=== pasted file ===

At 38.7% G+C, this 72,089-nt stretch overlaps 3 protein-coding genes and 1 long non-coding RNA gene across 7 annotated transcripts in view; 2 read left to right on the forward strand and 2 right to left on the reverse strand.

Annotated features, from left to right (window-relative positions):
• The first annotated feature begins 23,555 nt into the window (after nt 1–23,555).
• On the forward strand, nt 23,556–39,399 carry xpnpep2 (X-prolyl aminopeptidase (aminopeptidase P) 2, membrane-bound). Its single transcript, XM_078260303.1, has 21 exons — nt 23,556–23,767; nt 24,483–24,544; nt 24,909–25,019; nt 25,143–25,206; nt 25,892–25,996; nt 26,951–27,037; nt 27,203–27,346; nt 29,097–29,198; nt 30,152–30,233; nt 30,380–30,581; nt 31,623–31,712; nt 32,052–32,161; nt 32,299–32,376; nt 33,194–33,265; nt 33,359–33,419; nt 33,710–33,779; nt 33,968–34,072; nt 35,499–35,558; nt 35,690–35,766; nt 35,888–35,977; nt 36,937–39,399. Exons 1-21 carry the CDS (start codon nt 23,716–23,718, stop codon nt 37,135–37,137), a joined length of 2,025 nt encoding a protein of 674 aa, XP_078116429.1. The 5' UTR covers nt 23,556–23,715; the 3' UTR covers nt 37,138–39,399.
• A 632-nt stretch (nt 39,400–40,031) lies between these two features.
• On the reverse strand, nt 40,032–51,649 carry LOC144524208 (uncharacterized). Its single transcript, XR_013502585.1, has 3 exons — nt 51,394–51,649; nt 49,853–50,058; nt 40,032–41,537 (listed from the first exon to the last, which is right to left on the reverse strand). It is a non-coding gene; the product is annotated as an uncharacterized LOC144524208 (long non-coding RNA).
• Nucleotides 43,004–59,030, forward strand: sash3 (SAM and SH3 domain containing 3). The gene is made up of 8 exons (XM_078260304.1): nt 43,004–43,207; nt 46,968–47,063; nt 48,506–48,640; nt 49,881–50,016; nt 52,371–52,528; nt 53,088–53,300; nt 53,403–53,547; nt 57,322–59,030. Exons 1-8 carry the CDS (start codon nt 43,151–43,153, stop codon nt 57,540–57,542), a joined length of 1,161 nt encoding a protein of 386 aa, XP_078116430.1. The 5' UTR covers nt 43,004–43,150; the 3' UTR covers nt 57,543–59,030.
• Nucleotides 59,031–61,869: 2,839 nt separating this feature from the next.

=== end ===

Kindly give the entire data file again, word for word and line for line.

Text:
At 38.7% G+C, this 72,089-nt stretch overlaps 3 protein-coding genes and 1 long non-coding RNA gene across 7 annotated transcripts in view; 2 read left to right on the forward strand and 2 right to left on the reverse strand.

Annotated features, from left to right (window-relative positions):
• The first annotated feature begins 23,555 nt into the window (after nt 1–23,555).
• On the forward strand, nt 23,556–39,399 carry xpnpep2 (X-prolyl aminopeptidase (aminopeptidase P) 2, membrane-bound). Its single transcript, XM_078260303.1, has 21 exons — nt 23,556–23,767; nt 24,483–24,544; nt 24,909–25,019; nt 25,143–25,206; nt 25,892–25,996; nt 26,951–27,037; nt 27,203–27,346; nt 29,097–29,198; nt 30,152–30,233; nt 30,380–30,581; nt 31,623–31,712; nt 32,052–32,161; nt 32,299–32,376; nt 33,194–33,265; nt 33,359–33,419; nt 33,710–33,779; nt 33,968–34,072; nt 35,499–35,558; nt 35,690–35,766; nt 35,888–35,977; nt 36,937–39,399. Exons 1-21 carry the CDS (start codon nt 23,716–23,718, stop codon nt 37,135–37,137), a joined length of 2,025 nt encoding a protein of 674 aa, XP_078116429.1. The 5' UTR covers nt 23,556–23,715; the 3' UTR covers nt 37,138–39,399.
• A 632-nt stretch (nt 39,400–40,031) lies between these two features.
• On the reverse strand, nt 40,032–51,649 carry LOC144524208 (uncharacterized). Its single transcript, XR_013502585.1, has 3 exons — nt 51,394–51,649; nt 49,853–50,058; nt 40,032–41,537 (listed from the first exon to the last, which is right to left on the reverse strand). It is a non-coding gene; the product is annotated as an uncharacterized LOC144524208 (long non-coding RNA).
• Nucleotides 43,004–59,030, forward strand: sash3 (SAM and SH3 domain containing 3). The gene is made up of 8 exons (XM_078260304.1): nt 43,004–43,207; nt 46,968–47,063; nt 48,506–48,640; nt 49,881–50,016; nt 52,371–52,528; nt 53,088–53,300; nt 53,403–53,547; nt 57,322–59,030. Exons 1-8 carry the CDS (start codon nt 43,151–43,153, stop codon nt 57,540–57,542), a joined length of 1,161 nt encoding a protein of 386 aa, XP_078116430.1. The 5' UTR covers nt 43,004–43,150; the 3' UTR covers nt 57,543–59,030.
• Nucleotides 59,031–61,869: 2,839 nt separating this feature from the next.